The physical and psychological factors rapidly erode each other, which is why it’s so important to pace yourself and rest frequently.

You cannot change the world; you can only change yourself.

To see and know the world, then, is the key to surviving in it. You have to accept the world in which you find yourself.

Be open to the world in which you find yourself. Experience its magnificence, admit its reality, and adapt to it. Be here now.

Before you came here, the world was as it is now, after you are gone, it will be that way still. The world won’t adapt to you. You must adapt to it.

To experience humility is the true survivor’s correct response to catastrophe.

On Survival

Survival starts before the accident.

As you hike/go on through life, stop frequently and reflect, examine and observe where you are at that point. This helps you avoid getting lost, as you can always backtrack using the last location in memory. Following someone blindly is never a good idea.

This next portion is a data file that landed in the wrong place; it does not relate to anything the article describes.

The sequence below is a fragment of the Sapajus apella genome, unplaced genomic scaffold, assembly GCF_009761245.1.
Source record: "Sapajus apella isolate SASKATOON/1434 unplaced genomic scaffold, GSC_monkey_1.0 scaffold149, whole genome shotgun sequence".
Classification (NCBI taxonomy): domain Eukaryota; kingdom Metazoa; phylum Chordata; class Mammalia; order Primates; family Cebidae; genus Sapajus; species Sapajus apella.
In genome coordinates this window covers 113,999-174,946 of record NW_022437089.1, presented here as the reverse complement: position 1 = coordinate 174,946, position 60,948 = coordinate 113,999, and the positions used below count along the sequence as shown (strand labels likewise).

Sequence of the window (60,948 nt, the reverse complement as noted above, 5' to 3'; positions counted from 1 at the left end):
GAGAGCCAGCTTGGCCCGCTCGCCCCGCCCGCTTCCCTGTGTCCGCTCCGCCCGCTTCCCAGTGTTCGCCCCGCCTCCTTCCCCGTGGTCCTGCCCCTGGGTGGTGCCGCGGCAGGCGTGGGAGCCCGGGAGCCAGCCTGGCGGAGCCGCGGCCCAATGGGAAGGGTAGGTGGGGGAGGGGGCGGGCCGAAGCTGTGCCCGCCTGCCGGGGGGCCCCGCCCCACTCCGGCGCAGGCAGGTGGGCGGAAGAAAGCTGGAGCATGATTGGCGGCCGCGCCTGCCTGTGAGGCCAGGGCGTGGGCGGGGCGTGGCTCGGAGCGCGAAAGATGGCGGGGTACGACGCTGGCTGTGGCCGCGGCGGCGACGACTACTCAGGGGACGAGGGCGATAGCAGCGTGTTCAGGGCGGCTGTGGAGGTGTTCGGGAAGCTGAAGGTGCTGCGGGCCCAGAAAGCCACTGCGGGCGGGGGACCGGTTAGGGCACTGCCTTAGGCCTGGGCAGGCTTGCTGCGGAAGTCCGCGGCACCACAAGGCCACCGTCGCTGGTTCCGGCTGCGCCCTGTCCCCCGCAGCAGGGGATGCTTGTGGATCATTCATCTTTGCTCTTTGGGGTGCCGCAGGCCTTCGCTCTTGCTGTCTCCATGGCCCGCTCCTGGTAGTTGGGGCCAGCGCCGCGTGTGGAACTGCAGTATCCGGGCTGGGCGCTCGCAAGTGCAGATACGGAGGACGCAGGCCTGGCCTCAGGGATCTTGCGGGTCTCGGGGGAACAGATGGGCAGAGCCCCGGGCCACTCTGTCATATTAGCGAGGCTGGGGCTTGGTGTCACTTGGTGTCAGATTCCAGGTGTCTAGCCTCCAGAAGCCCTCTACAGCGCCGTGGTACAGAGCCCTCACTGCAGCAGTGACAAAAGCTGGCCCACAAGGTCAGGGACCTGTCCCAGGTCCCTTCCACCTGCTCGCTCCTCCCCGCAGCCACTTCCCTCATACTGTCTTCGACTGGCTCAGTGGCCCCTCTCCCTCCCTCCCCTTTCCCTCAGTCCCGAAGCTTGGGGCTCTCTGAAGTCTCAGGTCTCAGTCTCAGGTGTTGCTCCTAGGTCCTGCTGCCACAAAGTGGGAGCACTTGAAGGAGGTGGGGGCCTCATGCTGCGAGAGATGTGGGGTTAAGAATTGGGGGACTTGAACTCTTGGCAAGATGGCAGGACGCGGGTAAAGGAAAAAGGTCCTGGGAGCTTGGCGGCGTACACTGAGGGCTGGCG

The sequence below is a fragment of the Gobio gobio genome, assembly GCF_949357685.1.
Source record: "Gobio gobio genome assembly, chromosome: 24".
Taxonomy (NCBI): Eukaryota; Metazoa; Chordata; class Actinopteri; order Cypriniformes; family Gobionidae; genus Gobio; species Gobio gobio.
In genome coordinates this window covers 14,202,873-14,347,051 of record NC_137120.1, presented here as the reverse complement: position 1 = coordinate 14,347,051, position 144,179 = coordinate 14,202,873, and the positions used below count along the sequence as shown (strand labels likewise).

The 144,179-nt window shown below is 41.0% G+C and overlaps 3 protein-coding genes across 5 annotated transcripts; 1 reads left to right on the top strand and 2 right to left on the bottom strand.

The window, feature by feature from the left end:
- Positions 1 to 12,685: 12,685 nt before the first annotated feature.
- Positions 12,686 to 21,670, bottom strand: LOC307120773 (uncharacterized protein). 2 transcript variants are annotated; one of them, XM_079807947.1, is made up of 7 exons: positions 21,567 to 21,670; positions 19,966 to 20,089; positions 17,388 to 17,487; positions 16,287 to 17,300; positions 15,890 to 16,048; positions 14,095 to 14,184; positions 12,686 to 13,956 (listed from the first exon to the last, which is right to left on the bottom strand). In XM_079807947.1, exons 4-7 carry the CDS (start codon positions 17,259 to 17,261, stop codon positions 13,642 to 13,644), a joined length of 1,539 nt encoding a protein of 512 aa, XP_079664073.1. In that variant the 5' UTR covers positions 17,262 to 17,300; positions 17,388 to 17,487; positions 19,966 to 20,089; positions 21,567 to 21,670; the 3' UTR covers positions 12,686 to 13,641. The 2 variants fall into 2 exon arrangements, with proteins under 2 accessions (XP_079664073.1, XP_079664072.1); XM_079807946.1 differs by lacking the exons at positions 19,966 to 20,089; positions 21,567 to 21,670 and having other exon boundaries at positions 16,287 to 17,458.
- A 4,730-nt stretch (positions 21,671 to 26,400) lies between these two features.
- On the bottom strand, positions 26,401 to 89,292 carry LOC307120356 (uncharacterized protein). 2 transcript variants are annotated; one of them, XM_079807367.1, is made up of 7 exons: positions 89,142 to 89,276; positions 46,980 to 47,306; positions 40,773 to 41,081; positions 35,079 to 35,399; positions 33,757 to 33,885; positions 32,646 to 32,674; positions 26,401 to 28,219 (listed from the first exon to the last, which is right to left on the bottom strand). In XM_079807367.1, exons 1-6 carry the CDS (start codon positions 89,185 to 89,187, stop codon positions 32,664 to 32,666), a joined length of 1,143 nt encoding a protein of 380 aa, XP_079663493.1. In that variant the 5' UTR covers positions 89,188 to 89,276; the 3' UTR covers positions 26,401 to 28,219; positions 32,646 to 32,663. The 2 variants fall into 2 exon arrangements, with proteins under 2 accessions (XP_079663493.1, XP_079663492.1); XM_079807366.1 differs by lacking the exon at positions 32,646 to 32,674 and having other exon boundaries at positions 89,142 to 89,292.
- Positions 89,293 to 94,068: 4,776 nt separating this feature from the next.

Learn to turn around and see where you’ve been, which is a means of paying attention. If you come to a fork in the road, you look back and find a cue, something different, and remember it. Talk about it.

The best way to meet an emergency is

  • To gather information

  • Have a clear mind and analyze the information

  • Handle strong emotions

Without the effort of struggle, a person is done for. You need a course of familiarization with pain. Children without knowledge of predators don’t do as well in survival school, so people who have not had to struggle in their lives are at risk.

Don’t cry, don’t break now. Do whatever you must do. Avoid self-pity.